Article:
her against the eyes of others.
day, after the carpenter goes off to Osney, Nicholas importunes her to
submit to him. Out of fear of the old man, she begs him to wait for a more
opportune time and to keep secret what passes between them. Then Nicholas
kisses her while his hands roam.
she attends church one day, the eyes of the parish clerk, Absalom, fall
upon her. Absalom has golden hair and wears a lacy blue tunic and red hose.
From top to bottom, he is the picture of the latest fashions. Her beauty
dazzles him, and in the evening he goes to the carpenter’s house and serenades
her. Thereafter, he tries to impress her in many other ways, sending her
gifts of wine, mead, ale, cakes, and money. However, she ignores him, and
all of his wooing is for naught. It is Nicholas who interests her.
Nicholas and Alison prepare a scheme to rid themselves of John. First,
Nicholas keeps to his room for several days, not coming out a single time
and not answering knocks on his door. On a Sunday, John sends a servant,
Robin, up to knock on the door with a stone. He pounds and pounds but there
is no response. When he looks through the keyhole, he sees Nicholas locked
in an upward gaze. The carpenter concludes that he is sick or mad. With
a staff, he pries at the door while Robin heaves against it. It falls,
revealing Nicholas still locked in his gaze.
Nicholas finally awakens from his stupor, he tells John that his meditation
has revealed to him the coming of a great flood. So that he and John and
his wife can survive it, John must get three kneading tubs, affix them
to the roof with a cord, and place provisions in them. The tubs must
be some distance apart so that no communication can take place. He must
also get an axe to cut the cord when the high water comes.
the predicted night of the flood, the carpenter enters his tub and shortly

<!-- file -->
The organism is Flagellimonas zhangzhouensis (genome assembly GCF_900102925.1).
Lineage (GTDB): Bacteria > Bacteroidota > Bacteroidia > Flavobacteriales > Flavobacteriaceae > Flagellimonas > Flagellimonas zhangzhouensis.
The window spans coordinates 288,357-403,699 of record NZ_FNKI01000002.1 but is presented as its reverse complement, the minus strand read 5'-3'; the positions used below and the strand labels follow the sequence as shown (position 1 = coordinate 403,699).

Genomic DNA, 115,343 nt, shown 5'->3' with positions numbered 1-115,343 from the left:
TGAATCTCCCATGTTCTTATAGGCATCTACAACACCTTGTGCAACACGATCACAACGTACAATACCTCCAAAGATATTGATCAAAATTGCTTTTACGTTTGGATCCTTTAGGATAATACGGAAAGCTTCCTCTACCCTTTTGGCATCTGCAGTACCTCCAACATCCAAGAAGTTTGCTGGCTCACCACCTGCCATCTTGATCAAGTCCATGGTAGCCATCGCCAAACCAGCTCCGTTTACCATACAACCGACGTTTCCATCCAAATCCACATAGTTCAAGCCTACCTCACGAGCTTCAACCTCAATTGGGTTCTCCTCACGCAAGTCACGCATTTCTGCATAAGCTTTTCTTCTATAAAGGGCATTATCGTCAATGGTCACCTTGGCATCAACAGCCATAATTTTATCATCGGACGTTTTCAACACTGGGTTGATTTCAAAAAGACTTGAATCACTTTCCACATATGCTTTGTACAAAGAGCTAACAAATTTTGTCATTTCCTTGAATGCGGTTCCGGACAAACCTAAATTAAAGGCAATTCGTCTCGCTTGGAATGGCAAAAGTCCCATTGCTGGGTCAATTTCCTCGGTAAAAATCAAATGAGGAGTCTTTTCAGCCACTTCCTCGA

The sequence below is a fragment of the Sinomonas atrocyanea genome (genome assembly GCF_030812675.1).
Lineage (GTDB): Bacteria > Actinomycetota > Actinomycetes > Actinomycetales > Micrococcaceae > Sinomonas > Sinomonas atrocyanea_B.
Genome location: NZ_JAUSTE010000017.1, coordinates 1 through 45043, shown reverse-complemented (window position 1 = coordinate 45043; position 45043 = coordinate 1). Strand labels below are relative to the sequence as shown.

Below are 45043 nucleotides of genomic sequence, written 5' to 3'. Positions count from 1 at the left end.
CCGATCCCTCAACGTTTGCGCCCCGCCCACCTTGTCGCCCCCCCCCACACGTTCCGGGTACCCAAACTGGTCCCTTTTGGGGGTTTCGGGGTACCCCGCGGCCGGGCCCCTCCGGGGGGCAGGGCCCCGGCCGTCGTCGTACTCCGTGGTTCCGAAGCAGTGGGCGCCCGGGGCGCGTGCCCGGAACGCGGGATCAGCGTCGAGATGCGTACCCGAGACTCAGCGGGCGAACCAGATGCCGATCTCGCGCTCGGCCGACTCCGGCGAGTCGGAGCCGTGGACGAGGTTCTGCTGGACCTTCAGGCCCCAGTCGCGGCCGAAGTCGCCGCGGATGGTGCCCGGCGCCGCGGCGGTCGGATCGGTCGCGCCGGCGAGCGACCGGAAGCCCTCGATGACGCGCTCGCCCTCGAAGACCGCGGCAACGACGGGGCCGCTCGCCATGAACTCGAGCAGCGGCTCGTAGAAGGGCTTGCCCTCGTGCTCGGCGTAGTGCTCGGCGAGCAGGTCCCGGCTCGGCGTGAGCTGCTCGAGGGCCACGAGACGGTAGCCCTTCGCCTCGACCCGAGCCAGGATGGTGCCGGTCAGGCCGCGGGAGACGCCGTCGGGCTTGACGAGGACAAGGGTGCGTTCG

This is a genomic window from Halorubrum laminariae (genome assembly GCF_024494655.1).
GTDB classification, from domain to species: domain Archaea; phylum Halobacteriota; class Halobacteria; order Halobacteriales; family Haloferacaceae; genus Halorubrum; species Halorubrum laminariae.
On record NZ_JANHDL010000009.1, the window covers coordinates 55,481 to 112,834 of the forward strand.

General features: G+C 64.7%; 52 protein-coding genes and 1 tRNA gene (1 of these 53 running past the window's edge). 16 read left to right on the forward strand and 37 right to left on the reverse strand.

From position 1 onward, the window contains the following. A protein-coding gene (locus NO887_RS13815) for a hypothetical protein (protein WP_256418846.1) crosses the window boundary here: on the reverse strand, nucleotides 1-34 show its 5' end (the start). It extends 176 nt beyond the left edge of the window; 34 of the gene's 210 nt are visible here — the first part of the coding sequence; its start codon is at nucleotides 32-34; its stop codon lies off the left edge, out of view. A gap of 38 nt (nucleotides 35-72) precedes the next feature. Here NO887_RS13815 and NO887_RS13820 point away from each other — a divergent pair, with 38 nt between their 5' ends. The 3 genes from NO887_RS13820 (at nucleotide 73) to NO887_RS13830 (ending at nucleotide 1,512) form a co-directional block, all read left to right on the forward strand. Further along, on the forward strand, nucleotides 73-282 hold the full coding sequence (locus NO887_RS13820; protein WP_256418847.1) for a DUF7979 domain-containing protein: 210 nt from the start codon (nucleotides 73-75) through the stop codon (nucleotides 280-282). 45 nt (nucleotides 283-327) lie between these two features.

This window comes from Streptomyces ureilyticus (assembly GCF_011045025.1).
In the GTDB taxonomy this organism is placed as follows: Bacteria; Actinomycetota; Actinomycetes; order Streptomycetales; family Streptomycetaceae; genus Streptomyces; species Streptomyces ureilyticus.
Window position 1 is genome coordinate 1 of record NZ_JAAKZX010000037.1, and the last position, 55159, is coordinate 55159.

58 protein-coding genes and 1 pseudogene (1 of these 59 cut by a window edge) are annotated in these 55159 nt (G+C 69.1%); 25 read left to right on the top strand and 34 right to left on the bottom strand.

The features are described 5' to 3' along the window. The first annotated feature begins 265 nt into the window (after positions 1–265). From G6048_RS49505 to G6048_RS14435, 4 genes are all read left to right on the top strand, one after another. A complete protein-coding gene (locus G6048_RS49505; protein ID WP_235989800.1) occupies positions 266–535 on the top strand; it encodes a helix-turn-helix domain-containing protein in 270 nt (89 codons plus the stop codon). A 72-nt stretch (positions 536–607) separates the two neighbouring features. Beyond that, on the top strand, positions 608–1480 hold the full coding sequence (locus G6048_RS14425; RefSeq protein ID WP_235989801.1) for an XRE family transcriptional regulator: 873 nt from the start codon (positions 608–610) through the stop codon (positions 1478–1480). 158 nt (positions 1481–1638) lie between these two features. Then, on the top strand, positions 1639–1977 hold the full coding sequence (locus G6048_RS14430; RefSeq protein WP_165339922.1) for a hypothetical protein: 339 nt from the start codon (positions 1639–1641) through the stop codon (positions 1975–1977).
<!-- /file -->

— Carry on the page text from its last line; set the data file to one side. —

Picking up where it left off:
falls asleep. Nicholas and Alison then go inside the house to be alone
with each other. By and by, Absalom arrives to serenade Alison. He will
not leave, he says, until they kiss. Alison opens the window and turns
around, facing inside. Because it is so dark, Absalom proceeds to give
her a kiss on her behind. After he realizes what has happened, he becomes
angry, fetches a red hot coulter (plow blade) from a blacksmith, Master
Gervase, and returns to the window and requests another kiss. This time,
Nicholas decides to get in on the fun and pokes his behind out the window.
Absalom then lets him have it right between the buttocks.
cries out in great pain. “Help! Water! Water!"
the old carpenter thinks the flood has arrived. He cuts the cord, the tub
crashes down, and the fall knocks him unconscious. People gather after
Alison and Nicholas shout for help. When John comes to, he explains what
happened. But Alison and Nicholas deny everything, saying John is insane.
They tell the onlookers that John had a fear of “Noel’s flood, bought three
kneading tubs, attached them to the roof, and asked Alison and Nicholas
each to sit in a tub and wait with him for the calamity. The people laughed
and thereafter regarded him a madman.
Alison and Nicholas got what they wanted, each other, in spite of all the
carpenter’s efforts to safeguard his wife’s virtue.
Reeve's Prologue" presents the pilgrims' reaction to "The Miller's Tale"
and comments on the the reeve's temperament and his tendency to digress.
Everyone laughs at the miller’s tale except Oswald the Reeve, an old man